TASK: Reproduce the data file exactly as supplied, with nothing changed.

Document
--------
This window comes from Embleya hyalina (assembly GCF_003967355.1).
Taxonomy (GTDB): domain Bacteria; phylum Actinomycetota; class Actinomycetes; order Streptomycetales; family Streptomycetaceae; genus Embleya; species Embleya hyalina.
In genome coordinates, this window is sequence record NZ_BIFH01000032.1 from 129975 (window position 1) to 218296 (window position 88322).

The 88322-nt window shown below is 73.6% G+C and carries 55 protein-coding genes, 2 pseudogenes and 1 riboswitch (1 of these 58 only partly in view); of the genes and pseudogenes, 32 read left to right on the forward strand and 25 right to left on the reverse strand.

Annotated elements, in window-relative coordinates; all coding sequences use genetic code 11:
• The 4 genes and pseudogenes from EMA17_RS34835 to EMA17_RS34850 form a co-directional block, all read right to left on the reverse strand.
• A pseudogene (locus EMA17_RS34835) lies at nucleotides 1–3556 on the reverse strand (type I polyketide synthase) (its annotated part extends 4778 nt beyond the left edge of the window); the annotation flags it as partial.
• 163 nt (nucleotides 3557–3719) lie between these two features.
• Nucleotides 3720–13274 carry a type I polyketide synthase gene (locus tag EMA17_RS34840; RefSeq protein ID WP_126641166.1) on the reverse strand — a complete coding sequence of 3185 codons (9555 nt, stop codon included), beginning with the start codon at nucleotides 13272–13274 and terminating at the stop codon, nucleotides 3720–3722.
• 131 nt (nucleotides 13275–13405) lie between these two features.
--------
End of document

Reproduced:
This window comes from Embleya hyalina (assembly GCF_003967355.1).
Taxonomy (GTDB): domain Bacteria; phylum Actinomycetota; class Actinomycetes; order Streptomycetales; family Streptomycetaceae; genus Embleya; species Embleya hyalina.
In genome coordinates, this window is sequence record NZ_BIFH01000032.1 from 129975 (window position 1) to 218296 (window position 88322).

The 88322-nt window shown below is 73.6% G+C and carries 55 protein-coding genes, 2 pseudogenes and 1 riboswitch (1 of these 58 only partly in view); of the genes and pseudogenes, 32 read left to right on the forward strand and 25 right to left on the reverse strand.

Annotated elements, in window-relative coordinates; all coding sequences use genetic code 11:
• The 4 genes and pseudogenes from EMA17_RS34835 to EMA17_RS34850 form a co-directional block, all read right to left on the reverse strand.
• A pseudogene (locus EMA17_RS34835) lies at nucleotides 1–3556 on the reverse strand (type I polyketide synthase) (its annotated part extends 4778 nt beyond the left edge of the window); the annotation flags it as partial.
• 163 nt (nucleotides 3557–3719) lie between these two features.
• Nucleotides 3720–13274 carry a type I polyketide synthase gene (locus tag EMA17_RS34840; RefSeq protein ID WP_126641166.1) on the reverse strand — a complete coding sequence of 3185 codons (9555 nt, stop codon included), beginning with the start codon at nucleotides 13272–13274 and terminating at the stop codon, nucleotides 3720–3722.
• 131 nt (nucleotides 13275–13405) lie between these two features.